|Takeda's Hikari plant--Courtesy of Takeda|
Last month, Takeda snagged Japanese approval for its cell-cultured influenza vaccine for H5N1, and it's about to have more space to make it. The Japanese government has selected the pharma for a supplemental subsidy of ¥7.2 billion ($70.2 million), which will help expand production for an additional 8 million people in the event of a pandemic.
The subsidy will help Takeda bump up capacity at its Hakari Plant, a state-of-the-art facility Takeda established after receiving another public subsidy--this one for ¥7.2 billion--in 2009. With the expansion, Takeda should be able to supply the government with vaccines to protect 33 million people if needed.
Japan has put a pretty penny into ensuring sufficient outbreak protection from H5N1, the highly contagious and potentially deadly virus subtype also known as avian influenza A. In 2009, it awarded Takeda ¥2.4 billion to support development of a pandemic influenza vaccine, and the following year Deerfield, IL's Baxter International ($BAX) licensed the Japanese company exclusive rights to its cell-culture flu vaccine technology for Takeda's home market.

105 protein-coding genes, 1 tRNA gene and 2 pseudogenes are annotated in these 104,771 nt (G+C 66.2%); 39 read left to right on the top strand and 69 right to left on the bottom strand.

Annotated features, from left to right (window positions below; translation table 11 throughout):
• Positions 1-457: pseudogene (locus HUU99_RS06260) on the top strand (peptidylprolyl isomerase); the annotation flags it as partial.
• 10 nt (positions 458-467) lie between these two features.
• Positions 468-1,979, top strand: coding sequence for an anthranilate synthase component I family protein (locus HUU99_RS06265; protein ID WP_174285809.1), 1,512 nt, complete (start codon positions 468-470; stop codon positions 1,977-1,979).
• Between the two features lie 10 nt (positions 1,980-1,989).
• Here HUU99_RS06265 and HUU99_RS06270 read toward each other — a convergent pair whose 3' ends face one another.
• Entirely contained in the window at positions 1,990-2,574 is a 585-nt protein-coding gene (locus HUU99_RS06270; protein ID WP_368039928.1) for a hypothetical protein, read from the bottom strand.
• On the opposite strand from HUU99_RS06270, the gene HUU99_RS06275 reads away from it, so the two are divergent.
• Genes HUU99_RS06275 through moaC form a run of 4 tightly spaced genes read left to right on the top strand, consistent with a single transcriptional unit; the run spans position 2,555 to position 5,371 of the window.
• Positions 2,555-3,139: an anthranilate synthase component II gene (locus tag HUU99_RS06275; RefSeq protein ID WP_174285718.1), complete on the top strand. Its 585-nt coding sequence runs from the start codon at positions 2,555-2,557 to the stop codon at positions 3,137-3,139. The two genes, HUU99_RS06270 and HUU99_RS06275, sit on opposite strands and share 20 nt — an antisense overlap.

But investments in production are particularly important, as fellow local player Daiichi Sankyo has recently shown. After running into processing difficulties, the drugmaker missed the production target it had agreed upon with the Japanese government, failing to hit a target of 40 million doses within the first 6 months of production and heightening the need for Takeda's vaccine.
|Dr. Rajeev Venkayya|
"We are pleased that Takeda was selected as a recipient of the latest subsidy, and believe this is a validation of the company's performance under the previous subsidy programs," Dr. Rajeev Venkayya, head of Takeda's vaccine business division, said in a statement. "With a history of supplying important vaccines in Japan for over 60 years, we remain committed to using our experience and capabilities to support domestic pandemic preparedness."
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